The residential real estate market has slowed slightly since our previous report due to rising mortgage rates. Total homes sold and pending sales have fallen since our previous report. Inventory has continued to remain scarce, and house prices are at elevated levels relative to income, especially for first-time homebuyers. Multiple contacts reported fewer bids per listing since our previous report, a signal that demand is beginning to cool. Most contacts are expecting real estate demand to slow further in the coming months. 

The rental market continues to be extremely competitive. Rents in all District MSAs saw strong growth in recent months. Many discouraged would-be home buyers seem to be turning to rentals to avoid high mortgage rates and home prices. One contact reported some rental markets seeing prospective renters coming in above asking rents.

Banking and Finance

Overall activity in the banking sector has increased moderately since our previous report. Total loans have grown, with consumer loans seeing the largest increase. However, banking contacts in Memphis forecast loan growth to slow down due to recent interest rate increases. Commercial and industrial loans have increased slightly but remain below June 2021 levels. Memphis contacts reported that higher 30-year mortgage rates have not decreased demand for real estate loans, but rather have decreased the price of a home the customers can afford. Total deposits have decreased slightly, consistent with a Memphis contact's account of the lack of pressure to raise deposit rates. At least one bank in Memphis has started offering "special" rates ranging from 1.25% to 1.75%, and this contact expects this trend to ripple across banks following the recent interest rate increase.

Agriculture and Natural Resources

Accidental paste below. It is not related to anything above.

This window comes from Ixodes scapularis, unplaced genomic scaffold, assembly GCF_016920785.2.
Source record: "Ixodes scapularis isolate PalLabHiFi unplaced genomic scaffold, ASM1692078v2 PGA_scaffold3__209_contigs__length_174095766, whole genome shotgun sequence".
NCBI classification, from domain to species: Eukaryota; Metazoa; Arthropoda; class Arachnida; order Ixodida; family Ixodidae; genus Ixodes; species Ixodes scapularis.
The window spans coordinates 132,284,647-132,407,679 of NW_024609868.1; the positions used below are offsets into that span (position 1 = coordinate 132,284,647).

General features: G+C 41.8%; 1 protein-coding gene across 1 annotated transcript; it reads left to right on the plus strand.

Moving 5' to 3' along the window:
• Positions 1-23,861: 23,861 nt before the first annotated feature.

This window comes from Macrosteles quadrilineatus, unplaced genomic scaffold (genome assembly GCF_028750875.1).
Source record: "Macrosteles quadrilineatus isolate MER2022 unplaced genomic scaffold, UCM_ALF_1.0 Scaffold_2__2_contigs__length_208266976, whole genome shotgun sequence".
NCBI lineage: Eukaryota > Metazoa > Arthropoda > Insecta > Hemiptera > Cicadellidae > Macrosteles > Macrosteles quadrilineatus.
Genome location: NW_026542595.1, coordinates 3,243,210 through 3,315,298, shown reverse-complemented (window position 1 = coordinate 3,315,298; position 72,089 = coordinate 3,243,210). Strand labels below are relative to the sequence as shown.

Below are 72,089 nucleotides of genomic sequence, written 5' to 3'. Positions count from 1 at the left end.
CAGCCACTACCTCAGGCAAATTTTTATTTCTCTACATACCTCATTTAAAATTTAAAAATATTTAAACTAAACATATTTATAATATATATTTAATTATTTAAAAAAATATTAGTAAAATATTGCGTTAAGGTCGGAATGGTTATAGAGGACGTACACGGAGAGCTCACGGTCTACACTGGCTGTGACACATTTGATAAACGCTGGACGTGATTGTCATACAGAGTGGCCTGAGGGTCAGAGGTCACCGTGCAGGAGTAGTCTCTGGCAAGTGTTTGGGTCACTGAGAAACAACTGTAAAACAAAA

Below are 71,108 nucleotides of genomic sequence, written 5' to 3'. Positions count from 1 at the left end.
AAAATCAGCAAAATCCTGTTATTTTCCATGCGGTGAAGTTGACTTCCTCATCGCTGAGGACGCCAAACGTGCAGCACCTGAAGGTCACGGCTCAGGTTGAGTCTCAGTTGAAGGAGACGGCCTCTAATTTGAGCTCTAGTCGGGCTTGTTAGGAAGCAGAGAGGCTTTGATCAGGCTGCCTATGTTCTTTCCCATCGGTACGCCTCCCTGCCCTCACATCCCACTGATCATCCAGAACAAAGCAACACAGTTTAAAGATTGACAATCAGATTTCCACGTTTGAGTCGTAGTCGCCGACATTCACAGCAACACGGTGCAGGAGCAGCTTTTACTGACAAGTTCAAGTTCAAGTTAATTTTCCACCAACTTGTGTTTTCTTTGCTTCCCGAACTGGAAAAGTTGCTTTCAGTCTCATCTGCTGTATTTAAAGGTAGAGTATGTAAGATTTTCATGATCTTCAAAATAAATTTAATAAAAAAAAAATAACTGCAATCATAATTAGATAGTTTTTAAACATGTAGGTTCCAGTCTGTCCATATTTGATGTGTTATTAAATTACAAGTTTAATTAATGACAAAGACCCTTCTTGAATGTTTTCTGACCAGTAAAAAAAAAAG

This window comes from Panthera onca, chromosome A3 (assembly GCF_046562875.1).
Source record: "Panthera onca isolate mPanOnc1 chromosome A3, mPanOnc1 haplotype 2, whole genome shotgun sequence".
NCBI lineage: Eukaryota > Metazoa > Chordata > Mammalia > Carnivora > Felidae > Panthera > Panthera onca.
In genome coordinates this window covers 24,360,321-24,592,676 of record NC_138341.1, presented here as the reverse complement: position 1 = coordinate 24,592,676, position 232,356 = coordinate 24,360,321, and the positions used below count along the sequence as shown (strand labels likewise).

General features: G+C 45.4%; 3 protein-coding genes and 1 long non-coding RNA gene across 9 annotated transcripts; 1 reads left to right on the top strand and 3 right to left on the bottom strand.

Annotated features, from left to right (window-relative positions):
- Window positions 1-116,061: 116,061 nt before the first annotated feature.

District agriculture conditions declined moderately relative to the previous reporting period and the previous year. In June, the percentages of corn, cotton, rice, and soybeans rated fair or better decreased slightly to moderately across the District. Most crop conditions declined moderately over this period relative to last year, except for rice, which increased modestly.


Highlights by Zone

The Beige Book report provides an overview of economic conditions in the Eighth District based on information received from business contacts. Because aggregating zone data to the District level sometimes masks variations in conditions within the District, the summaries below are by zone: The headquarters office is in St. Louis and the branch offices are in Little Rock, Louisville, and Memphis.


Little Rock Zone

Economic conditions in the Little Rock zone have shown moderate improvement since our previous report. 

A steel equipment manufacturer hired 60 new employees in Southern Arkansas and a 140-job automation and robotics production facility recently opened in Fayetteville.

Demand for housing has remained strong in Northwest Arkansas, with sellers continuing to receive offers above asking price.

A marina reported that boat rentals are down 20% from 2020 highs, but increased retail and service revenues have kept overall revenues on par with the previous two years.

Louisville Zone

Economic conditions in the Louisville zone have shown modest improvement since our previous report.

The commercial real estate market has remained strong, with multiple large retail developments purchased by firms based outside the region in recent months. While labor shortages have eased slightly over the past month, demand for workers remains high among transport and food service firms. One transport firm reported using billboards and referral bonuses to recruit workers.

Memphis Zone

Economic conditions in the Memphis zone have shown modest improvement since our previous report. 

A rural hospital in Northwest Mississippi is considering cutting unprofitable services due to low patient volumes, rising costs, and nurse and technician shortages.

Food service firms reported shortages of key supplies, including cups, individually wrapped utensils, and butcher paper. Consumer demand has remained strong in recent weeks.

An agriculture contact reported that retailers have recently begun pushing back against cotton price increases due to softening demand.

St. Louis Zone

Economic conditions in the St. Louis zone have shown modest improvement since our previous report. 

An auto dealer noted that while inventory has improved, continued volatility in service parts availability combined with the rise in gas prices has created uncertainty about the medium-term outlook.

A steel producer announced plans to end steelmaking operations at a St. Louis area mill and transform the site into a pig iron production facility.

Local hospital systems reported ongoing supply chain and staffing issues, but noted that patient volumes and financial pressures have eased in recent months.